Jinx becomes a Ch. Elvemel For Your Eyes Only at Bucks County KC dog show in 2005.

Jinx becomes a Ch. Elvemel For Your Eyes Only at Bucks County KC dog show in 2005.

She is the culmination of 20 years of careful breeding, one of the best bitches I’d ever produced. She’s showy with no off switch, a handler’s dream. A direct line back to my foundation bitch, I never got to show her as a special. As an owner/breeder/handler, giving up showing and breeding my dogs to work at AKC to promote showing and breeding dogs was a bittersweet burden.

It’s Show Time! 

My dogs know when its time to go to a show. The cues are everywhere: baths, grooming, packing the van and cooking the liver. The morning of, they see us scurrying around the house gathering last minute items, leashes in hand. They are smart, they have memories of fun and excitement. Jinx was especially animated last Thursday. I could hear her brain, “Dog Show! Dog Show!” She knew, after all those years, where she was going. We left at 4 am since we heard the lines to get to the rings might be long. We arrived at 6 am and unloaded ringside in the dark, under one of those large white tents, now sprayed across Colonial Park in Somerset, NJ.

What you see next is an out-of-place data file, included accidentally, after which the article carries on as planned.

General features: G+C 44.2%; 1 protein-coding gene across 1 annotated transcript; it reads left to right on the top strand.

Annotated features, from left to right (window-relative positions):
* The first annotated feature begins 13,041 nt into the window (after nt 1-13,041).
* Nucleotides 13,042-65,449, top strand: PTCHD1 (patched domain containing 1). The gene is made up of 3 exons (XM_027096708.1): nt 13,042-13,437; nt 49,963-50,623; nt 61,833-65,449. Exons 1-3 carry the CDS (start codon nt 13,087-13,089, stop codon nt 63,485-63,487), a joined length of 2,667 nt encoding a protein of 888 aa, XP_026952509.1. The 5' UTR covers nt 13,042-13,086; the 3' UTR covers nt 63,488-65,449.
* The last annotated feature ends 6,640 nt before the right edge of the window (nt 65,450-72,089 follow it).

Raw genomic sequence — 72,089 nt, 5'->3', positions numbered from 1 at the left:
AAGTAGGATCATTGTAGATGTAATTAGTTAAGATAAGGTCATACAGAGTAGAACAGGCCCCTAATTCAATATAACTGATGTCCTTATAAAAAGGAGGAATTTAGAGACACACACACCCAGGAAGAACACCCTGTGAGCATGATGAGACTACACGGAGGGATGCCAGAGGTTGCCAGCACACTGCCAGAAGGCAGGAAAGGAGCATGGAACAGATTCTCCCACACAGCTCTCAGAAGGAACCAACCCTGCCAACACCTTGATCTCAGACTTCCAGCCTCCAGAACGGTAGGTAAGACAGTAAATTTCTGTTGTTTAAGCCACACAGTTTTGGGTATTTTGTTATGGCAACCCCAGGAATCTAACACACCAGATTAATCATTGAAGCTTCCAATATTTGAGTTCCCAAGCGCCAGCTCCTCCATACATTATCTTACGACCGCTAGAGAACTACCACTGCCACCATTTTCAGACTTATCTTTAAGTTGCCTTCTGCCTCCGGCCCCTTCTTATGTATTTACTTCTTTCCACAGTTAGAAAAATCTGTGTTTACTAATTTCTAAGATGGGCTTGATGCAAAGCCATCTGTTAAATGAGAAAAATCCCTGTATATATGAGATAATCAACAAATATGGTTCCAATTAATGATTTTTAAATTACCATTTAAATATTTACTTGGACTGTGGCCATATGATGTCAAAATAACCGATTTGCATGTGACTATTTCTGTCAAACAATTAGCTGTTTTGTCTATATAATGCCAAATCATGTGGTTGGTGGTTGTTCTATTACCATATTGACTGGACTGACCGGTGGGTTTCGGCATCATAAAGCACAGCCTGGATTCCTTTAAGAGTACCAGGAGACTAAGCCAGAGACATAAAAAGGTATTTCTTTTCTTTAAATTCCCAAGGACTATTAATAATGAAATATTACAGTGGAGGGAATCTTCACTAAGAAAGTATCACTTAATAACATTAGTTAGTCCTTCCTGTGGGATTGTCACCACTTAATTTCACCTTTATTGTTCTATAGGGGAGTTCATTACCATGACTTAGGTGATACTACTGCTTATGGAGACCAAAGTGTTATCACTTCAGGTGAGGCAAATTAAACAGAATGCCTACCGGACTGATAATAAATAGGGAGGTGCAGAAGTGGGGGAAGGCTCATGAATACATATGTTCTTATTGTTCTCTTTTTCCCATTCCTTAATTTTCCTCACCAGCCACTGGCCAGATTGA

After walking the dogs around the well-appointed grounds, past trophy displays, floral arrangements, and fashionably dressed folks, I gingerly placed Jinx on the grooming table. Bark! Bark! Bark! Bark! Jinx announced. Some things never change. After primping the old bitch, show lead on her, we headed to the ring. As the steward called our number, we proudly walked in. Our heads held high, her’s looking for treats, mine trying to keep my fancy hat on my head in a blowing wind.